Work underway to deliver safer Murchison Highway

Media Release

DC185/2016

16 November 2016

Joint release with:

Rene Hidding

Tasmanian Minister for Infrastructure

  • Five-kilometre section north of the Pieman Road turnoff to be upgraded to improve visibility
  • Upgrades will widen and strengthen the road to improve heavy vehicle safety, and install safety barriers
  • Improved links between key locations, including mines and Burnie Port, to boost west coast economy

Work is set to start on upgrading five kilometres of the Murchison Highway to improve road safety and help manage growing freight traffic on the west coast of Tasmania.

Federal Minister for Infrastructure and Transport Darren Chester said the upgrade, which will occur north of the Pieman Road turnoff, will improve road safety for residents and tourists sharing the road with heavy vehicles.

“The project involves widening and strengthening the road to more safely cater for heavy vehicle access, as well as improving safety for all road users by installing road safety barriers and improving visibility of oncoming traffic in specific areas,” Mr Chester said.

“Sections of the existing road have relatively narrow lane widths and tight curves, so widening the road will make it safer and more efficient.”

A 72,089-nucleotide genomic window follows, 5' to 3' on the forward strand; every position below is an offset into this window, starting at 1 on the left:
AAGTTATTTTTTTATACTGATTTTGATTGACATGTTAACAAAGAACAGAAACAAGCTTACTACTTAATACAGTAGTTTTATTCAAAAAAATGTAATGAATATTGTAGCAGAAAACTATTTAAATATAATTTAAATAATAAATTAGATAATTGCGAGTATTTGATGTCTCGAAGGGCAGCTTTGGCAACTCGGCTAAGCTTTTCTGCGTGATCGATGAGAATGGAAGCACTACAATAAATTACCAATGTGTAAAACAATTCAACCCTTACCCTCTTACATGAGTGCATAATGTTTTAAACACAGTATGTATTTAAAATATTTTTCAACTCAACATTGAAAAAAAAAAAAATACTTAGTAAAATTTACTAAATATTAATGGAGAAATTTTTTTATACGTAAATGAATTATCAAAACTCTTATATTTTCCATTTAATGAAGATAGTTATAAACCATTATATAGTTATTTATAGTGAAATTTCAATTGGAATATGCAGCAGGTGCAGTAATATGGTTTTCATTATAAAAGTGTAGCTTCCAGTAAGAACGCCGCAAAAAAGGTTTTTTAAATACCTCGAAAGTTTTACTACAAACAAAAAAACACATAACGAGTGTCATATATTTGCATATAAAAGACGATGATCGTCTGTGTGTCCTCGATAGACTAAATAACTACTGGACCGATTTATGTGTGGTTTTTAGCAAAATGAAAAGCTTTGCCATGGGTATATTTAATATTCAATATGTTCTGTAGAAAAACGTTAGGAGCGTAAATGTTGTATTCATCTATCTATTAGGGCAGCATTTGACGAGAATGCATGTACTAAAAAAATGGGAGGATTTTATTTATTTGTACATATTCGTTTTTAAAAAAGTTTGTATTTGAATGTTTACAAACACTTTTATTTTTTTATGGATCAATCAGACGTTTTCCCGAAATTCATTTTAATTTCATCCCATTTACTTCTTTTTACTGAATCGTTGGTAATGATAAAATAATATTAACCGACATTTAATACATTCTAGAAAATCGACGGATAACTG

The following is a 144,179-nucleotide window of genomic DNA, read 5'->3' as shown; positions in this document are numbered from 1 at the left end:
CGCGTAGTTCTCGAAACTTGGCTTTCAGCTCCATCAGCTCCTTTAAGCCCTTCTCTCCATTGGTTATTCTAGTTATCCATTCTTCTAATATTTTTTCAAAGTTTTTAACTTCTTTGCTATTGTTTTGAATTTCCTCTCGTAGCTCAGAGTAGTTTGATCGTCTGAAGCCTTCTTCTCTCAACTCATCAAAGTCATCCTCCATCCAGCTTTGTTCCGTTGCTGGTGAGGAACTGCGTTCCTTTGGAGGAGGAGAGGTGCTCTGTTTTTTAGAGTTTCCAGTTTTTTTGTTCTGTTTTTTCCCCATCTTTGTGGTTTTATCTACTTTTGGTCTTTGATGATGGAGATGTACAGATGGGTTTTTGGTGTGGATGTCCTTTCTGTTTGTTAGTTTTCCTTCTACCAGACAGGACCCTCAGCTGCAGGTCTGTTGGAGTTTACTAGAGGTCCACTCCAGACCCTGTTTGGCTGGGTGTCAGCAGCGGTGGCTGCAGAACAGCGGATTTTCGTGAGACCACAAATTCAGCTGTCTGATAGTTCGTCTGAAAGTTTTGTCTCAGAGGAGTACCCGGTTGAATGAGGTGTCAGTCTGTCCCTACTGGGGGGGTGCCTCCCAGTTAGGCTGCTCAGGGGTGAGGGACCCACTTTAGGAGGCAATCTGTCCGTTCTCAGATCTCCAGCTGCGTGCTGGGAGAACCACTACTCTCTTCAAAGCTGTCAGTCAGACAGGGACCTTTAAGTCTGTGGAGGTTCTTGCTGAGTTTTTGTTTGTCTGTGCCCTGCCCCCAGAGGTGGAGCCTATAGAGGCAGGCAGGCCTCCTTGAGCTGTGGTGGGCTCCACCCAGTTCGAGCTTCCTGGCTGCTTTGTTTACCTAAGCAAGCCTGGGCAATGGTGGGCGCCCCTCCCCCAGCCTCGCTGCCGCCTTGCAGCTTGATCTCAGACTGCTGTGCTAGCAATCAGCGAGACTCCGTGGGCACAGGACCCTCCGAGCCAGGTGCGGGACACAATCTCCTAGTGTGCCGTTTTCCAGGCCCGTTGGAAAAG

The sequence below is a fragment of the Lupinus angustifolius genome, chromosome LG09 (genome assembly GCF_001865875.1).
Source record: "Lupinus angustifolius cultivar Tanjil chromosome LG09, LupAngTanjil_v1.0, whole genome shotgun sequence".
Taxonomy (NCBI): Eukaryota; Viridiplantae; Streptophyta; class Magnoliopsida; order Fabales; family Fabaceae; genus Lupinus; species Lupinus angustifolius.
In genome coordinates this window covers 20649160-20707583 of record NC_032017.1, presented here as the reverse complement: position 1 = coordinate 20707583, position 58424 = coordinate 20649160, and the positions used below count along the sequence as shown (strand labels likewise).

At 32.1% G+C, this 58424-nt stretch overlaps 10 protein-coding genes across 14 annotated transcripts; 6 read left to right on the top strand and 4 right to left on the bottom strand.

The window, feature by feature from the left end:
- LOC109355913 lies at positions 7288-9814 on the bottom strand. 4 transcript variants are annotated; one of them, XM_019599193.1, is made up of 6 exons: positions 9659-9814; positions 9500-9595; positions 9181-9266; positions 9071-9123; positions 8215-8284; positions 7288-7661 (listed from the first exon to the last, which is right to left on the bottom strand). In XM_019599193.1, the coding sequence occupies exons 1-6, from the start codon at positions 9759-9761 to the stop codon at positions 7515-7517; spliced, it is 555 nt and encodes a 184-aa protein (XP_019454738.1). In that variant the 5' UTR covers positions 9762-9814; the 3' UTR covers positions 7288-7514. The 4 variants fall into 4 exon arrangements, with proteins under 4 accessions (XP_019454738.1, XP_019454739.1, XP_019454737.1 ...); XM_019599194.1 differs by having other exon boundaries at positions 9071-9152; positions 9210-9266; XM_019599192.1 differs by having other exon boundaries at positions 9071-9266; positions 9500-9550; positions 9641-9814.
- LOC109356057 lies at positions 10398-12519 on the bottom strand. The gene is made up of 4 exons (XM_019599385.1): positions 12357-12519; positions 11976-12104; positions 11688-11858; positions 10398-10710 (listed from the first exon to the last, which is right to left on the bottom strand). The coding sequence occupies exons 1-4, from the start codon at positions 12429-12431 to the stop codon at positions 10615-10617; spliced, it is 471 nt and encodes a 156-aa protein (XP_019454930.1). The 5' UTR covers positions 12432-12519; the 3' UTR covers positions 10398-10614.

Tasmanian Minister for Infrastructure Rene Hidding said the highway was part of the main road freight corridor connecting Zeehan, Strahan and Queenstown, as well as most major mines on the west coast with the Burnie Port and the state's primary road network.

“The existing highway requires improvements to meet the Tasmanian guidelines for high productivity vehicles,” Mr Hidding said.

“This project supports the Australian and Tasmanian governments' shared commitment to provide road infrastructure and services that are safe, support economic growth and enhance the travelling experience for all road users.”

VEC Civil Engineering has been awarded the construction contract and the works, occurring over two construction seasons, are expected to be completed by May 2018.

The $6.98 million project is jointly funded by the Australian and Tasmanian governments under Round Five of the Heavy Vehicle Safety and Productivity Programme,which seeks to increase heavy vehicle safety and productivity by fixing roads and improving connections to freight networks.

For more information on the HVSPP, including funded projects and the application process, visit http://investment.infrastructure.gov.au/funding/Heavyvehicles/Index.aspx.